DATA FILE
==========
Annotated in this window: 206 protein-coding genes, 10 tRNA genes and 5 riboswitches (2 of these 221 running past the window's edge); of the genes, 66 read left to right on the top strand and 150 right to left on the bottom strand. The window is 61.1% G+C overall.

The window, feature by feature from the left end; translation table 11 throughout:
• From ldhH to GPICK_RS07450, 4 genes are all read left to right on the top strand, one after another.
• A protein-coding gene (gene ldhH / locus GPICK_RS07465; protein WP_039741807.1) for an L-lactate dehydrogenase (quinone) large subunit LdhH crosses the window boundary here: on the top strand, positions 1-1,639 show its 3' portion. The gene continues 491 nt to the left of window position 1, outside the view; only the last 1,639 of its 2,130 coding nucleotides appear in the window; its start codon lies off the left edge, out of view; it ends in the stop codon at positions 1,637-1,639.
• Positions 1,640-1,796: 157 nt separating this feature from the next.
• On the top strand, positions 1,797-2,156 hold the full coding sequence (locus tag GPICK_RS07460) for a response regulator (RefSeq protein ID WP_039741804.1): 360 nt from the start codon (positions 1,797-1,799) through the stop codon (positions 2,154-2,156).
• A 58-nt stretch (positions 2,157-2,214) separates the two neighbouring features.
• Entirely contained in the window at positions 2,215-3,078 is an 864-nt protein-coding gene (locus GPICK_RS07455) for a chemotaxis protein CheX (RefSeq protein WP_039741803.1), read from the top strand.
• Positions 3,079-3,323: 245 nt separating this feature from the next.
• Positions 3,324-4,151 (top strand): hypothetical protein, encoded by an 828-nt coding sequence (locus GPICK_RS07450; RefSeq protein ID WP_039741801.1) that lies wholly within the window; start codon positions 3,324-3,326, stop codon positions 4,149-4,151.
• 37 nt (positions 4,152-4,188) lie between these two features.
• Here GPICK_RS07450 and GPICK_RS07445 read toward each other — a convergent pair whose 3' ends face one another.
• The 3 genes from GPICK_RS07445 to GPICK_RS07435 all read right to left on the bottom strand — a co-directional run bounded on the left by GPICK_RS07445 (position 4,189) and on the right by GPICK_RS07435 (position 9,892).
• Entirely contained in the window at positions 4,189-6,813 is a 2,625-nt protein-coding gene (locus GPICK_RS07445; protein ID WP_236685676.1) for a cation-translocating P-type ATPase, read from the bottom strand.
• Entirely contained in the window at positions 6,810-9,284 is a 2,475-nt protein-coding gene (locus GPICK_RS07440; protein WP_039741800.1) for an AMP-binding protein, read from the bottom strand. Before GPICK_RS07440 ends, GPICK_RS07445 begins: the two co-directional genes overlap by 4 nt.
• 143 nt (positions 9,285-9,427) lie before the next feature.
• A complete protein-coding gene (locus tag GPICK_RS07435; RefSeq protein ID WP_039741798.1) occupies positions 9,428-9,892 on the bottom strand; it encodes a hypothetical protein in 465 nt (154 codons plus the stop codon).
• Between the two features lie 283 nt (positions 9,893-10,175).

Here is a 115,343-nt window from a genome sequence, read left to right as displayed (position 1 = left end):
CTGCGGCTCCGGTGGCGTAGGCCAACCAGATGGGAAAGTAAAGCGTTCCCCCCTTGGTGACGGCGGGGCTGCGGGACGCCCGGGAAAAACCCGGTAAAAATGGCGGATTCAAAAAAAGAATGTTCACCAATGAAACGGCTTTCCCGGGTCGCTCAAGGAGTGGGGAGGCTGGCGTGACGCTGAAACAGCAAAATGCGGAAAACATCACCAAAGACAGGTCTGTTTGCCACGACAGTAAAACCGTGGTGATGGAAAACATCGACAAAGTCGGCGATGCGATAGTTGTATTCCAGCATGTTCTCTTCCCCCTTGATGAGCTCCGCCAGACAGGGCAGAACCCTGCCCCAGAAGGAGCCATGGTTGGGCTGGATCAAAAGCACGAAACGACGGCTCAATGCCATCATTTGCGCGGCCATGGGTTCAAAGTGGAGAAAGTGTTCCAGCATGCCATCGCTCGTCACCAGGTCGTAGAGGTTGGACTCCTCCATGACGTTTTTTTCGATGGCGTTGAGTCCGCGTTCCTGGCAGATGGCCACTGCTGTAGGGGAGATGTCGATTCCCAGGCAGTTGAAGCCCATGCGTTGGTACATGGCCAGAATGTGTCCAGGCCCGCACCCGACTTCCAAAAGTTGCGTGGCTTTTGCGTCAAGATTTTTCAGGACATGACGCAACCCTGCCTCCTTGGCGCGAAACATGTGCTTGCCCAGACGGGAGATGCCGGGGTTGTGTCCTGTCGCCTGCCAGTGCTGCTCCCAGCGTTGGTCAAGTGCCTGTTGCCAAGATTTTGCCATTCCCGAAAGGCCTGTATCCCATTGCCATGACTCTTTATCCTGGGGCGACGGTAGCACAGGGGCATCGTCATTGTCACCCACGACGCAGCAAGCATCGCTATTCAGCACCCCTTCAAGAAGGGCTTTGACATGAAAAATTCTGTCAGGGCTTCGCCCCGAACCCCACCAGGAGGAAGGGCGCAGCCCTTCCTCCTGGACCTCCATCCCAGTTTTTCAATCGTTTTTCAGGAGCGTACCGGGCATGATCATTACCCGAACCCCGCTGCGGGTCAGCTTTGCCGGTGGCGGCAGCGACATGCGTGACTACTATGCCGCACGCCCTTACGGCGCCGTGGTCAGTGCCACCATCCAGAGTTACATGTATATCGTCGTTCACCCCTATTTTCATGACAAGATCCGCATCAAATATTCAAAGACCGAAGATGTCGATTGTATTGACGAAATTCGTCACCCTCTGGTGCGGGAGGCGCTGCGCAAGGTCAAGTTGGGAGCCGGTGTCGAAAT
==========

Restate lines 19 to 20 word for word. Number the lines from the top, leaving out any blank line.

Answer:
Here is a 115,343-nt window from a genome sequence, read left to right as displayed (position 1 = left end):
CTGCGGCTCCGGTGGCGTAGGCCAACCAGATGGGAAAGTAAAGCGTTCCCCCCTTGGTGACGGCGGGGCTGCGGGACGCCCGGGAAAAACCCGGTAAAAATGGCGGATTCAAAAAAAGAATGTTCACCAATGAAACGGCTTTCCCGGGTCGCTCAAGGAGTGGGGAGGCTGGCGTGACGCTGAAACAGCAAAATGCGGAAAACATCACCAAAGACAGGTCTGTTTGCCACGACAGTAAAACCGTGGTGATGGAAAACATCGACAAAGTCGGCGATGCGATAGTTGTATTCCAGCATGTTCTCTTCCCCCTTGATGAGCTCCGCCAGACAGGGCAGAACCCTGCCCCAGAAGGAGCCATGGTTGGGCTGGATCAAAAGCACGAAACGACGGCTCAATGCCATCATTTGCGCGGCCATGGGTTCAAAGTGGAGAAAGTGTTCCAGCATGCCATCGCTCGTCACCAGGTCGTAGAGGTTGGACTCCTCCATGACGTTTTTTTCGATGGCGTTGAGTCCGCGTTCCTGGCAGATGGCCACTGCTGTAGGGGAGATGTCGATTCCCAGGCAGTTGAAGCCCATGCGTTGGTACATGGCCAGAATGTGTCCAGGCCCGCACCCGACTTCCAAAAGTTGCGTGGCTTTTGCGTCAAGATTTTTCAGGACATGACGCAACCCTGCCTCCTTGGCGCGAAACATGTGCTTGCCCAGACGGGAGATGCCGGGGTTGTGTCCTGTCGCCTGCCAGTGCTGCTCCCAGCGTTGGTCAAGTGCCTGTTGCCAAGATTTTGCCATTCCCGAAAGGCCTGTATCCCATTGCCATGACTCTTTATCCTGGGGCGACGGTAGCACAGGGGCATCGTCATTGTCACCCACGACGCAGCAAGCATCGCTATTCAGCACCCCTTCAAGAAGGGCTTTGACATGAAAAATTCTGTCAGGGCTTCGCCCCGAACCCCACCAGGAGGAAGGGCGCAGCCCTTCCTCCTGGACCTCCATCCCAGTTTTTCAATCGTTTTTCAGGAGCGTACCGGGCATGATCATTACCCGAACCCCGCTGCGGGTCAGCTTTGCCGGTGGCGGCAGCGACATGCGTGACTACTATGCCGCACGCCCTTACGGCGCCGTGGTCAGTGCCACCATCCAGAGTTACATGTATATCGTCGTTCACCCCTATTTTCATGACAAGATCCGCATCAAATATTCAAAGACCGAAGATGTCGATTGTATTGACGAAATTCGTCACCCTCTGGTGCGGGAGGCGCTGCGCAAGGTCAAGTTGGGAGCCGGTGTCGAAAT